Big change to iconic tourist hotspots

Aerial view of Cape Byron at Byron Bay, Australia
Cape Byron has been given a new name. Picture: iStock

Two popular tourist hotspots in the NSW coastal town of Byron Bay southeast have been given dual Aboriginal names following calls from the community.

Cape Byron, the easternmost point in mainland Australia and the site of the Byron Bay lighthouse, will also carry the dual name of Walgun, which means shoulder in the Bundjalung language.

The area was also used by local Aboriginal communities as a ceremonial and meeting spot.

Julian Rocks, which is about 2.5km off Main Beach in Byron Bay, will also be known as Nguthungulli, who is described as the Father of the World according to dreaming stories of the Arakwal people.

The celebrated diving spot, which is home to leopard sharks, wobbegongs and grey nurse sharks, is also a significant and sacred site of the local Aboriginal community.

Aerial view of Cape Byron at Byron Bay, Australia
Cape Byron will also be known as Walgun, which means shoulder in the Bundjalung language. Picture: iStock

The submission for the dual name was launched by the National Parks and Wildlife Service mid last year and was recently approved by the NSW Geographical Names Board.

A third spot – a reserve in Bangalow – will also be formally named as Piccabeen Park, which is a nod to the Bangalow Palm, which provides fronds for basket weaving.

The changes, which means the names can be used alongside, or instead of the European names, was also supported by the Bundjalung of Byron Bay Aboriginal Corporation, and Cape Byron Trust.

Processes around dual naming have been supported by the state government since June 2001, with 45 sites tapped so far.

This includes Sydney sites Mrs Macquaries Point (Yurong), Bennelong Point (Dubbagullee), and Darling Harbour (Tumbalong).

Customer Service Minister Jihad Dib said the dual names would allow the original communities to “unlock past stories, preserve traditions, reawaken language and provide a sense of belonging and identity”.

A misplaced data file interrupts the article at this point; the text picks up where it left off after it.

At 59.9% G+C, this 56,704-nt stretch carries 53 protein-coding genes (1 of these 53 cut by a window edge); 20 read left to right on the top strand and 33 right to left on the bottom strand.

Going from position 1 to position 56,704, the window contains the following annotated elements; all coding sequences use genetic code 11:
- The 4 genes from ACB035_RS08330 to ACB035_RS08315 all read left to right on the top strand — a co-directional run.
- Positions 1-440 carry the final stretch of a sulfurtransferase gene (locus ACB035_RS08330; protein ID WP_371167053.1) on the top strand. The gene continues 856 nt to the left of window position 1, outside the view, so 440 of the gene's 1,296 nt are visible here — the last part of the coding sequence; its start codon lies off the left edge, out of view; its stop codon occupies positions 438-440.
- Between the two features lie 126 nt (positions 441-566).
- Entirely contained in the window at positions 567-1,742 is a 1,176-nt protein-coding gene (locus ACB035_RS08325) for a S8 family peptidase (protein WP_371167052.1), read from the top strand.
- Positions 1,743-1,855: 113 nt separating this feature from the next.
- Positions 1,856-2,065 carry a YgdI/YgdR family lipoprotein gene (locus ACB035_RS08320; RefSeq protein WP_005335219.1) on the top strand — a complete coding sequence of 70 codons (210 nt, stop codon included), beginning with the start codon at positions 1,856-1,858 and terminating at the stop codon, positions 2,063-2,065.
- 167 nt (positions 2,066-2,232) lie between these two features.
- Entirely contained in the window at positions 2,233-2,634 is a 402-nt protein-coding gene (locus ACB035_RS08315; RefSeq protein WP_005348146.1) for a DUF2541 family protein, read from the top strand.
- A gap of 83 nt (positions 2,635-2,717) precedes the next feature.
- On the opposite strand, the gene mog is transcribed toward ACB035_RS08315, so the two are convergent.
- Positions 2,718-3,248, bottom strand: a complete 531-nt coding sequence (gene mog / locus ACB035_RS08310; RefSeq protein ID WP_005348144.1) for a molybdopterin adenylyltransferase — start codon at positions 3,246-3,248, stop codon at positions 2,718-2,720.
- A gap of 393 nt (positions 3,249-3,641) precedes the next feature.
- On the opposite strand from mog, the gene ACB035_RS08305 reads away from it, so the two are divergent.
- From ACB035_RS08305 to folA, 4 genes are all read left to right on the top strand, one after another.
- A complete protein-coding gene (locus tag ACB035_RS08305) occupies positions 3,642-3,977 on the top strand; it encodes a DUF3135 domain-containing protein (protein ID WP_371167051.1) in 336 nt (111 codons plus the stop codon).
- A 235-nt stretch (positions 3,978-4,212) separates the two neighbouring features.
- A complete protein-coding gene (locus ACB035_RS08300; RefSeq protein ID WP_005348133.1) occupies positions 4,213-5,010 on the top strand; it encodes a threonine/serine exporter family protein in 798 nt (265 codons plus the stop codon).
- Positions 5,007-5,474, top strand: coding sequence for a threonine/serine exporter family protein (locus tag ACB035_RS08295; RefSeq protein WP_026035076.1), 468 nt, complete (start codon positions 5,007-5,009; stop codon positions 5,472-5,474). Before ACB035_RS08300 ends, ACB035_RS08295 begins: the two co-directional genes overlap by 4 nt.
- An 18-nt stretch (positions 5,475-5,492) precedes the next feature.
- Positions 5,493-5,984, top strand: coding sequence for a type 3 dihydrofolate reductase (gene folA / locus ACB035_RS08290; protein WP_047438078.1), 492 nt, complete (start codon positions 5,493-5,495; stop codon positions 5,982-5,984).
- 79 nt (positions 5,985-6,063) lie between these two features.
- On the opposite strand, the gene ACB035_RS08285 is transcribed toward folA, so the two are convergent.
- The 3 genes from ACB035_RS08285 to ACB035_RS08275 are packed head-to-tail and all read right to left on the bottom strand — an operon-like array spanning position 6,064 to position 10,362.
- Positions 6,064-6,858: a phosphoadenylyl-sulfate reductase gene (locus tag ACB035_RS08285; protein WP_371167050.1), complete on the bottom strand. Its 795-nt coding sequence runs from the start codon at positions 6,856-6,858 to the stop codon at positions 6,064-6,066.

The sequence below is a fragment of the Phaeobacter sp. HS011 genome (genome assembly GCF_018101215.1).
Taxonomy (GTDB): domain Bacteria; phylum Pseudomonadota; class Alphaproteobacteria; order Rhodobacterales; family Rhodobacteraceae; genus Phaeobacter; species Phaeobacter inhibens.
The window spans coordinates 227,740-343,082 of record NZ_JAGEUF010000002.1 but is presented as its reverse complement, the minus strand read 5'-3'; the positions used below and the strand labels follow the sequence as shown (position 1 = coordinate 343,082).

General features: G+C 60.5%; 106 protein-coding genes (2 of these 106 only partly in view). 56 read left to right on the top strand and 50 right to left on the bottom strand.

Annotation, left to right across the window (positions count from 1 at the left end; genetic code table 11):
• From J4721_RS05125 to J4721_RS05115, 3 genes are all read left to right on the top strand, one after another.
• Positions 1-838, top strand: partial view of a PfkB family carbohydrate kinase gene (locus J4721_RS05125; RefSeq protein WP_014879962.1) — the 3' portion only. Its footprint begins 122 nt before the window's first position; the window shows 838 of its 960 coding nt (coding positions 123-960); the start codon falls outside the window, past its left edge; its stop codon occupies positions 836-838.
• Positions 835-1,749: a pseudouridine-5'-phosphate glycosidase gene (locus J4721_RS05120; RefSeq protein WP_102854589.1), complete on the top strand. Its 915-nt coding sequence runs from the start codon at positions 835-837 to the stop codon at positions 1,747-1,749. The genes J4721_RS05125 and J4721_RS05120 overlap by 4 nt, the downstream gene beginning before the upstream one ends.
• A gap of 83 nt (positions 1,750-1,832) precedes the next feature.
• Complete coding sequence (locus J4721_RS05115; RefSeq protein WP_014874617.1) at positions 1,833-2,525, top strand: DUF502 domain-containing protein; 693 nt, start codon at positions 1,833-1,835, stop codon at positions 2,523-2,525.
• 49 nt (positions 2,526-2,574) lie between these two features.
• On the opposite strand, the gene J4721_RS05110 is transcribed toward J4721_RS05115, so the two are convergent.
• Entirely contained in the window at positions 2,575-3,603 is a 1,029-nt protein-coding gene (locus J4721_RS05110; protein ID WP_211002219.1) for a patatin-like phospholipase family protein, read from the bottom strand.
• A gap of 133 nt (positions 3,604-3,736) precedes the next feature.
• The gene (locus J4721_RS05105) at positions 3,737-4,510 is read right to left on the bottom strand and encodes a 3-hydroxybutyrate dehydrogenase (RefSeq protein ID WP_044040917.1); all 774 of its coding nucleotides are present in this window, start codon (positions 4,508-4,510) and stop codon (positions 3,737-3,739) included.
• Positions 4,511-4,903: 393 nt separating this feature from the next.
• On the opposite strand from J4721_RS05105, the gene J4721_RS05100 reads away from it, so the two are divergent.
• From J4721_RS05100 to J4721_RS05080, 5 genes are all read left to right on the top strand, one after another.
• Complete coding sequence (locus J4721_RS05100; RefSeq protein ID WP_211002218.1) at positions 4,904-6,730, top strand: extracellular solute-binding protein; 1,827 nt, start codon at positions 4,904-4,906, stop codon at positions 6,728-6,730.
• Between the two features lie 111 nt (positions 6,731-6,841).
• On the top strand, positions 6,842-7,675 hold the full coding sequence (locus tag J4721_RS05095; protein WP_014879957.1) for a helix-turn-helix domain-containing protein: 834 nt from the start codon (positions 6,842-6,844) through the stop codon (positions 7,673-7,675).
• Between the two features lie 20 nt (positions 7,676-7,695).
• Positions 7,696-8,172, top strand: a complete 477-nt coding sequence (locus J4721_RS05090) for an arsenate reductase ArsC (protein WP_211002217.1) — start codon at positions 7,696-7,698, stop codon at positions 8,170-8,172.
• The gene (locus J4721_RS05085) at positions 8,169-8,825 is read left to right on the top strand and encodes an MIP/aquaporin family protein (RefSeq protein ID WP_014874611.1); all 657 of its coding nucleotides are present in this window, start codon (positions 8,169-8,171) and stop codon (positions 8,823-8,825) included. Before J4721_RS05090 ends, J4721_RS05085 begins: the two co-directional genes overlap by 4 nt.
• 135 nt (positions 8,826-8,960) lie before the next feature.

Looking out past The Pass, the end of Byron Bay beach, to the rocks that lie off the shore known as Julian Rocks, a favourite dive spot on the coast of New South Wales.
Julian Rocks, a popular diving spot near Main Beach in Byron Bay, has been given the dual name of Nguthungulli. Picture: iStock

He said the state government was “committed” to the preservation and promotion of Aboriginal languages and acknowledging Aboriginal culture across NSW.

“All Australians share a relationship to the land and the names we give to places convey their significance, sense of history and identity,” Mr Dib said.

“Dual naming acknowledges the significance of Aboriginal culture and represents a meaningful step towards the process of unity in NSW.”

Aboriginal Affairs Minister David Harris acknowledged the Arakwal and Bundjalung people and their connection to the land.

“The Arakwal and other Bundjalung people have had unbroken connections to these places through story, kinship and language since the first sunrise,” he said.

“It is only right to honour that history and that connection through names that bring story and language to life for all Australians to enjoy.”

Heritage and Environment Minister Penny Sharpe also thanked the traditional owners and welcomed opportunities to “tell more of the stories of the these important areas”.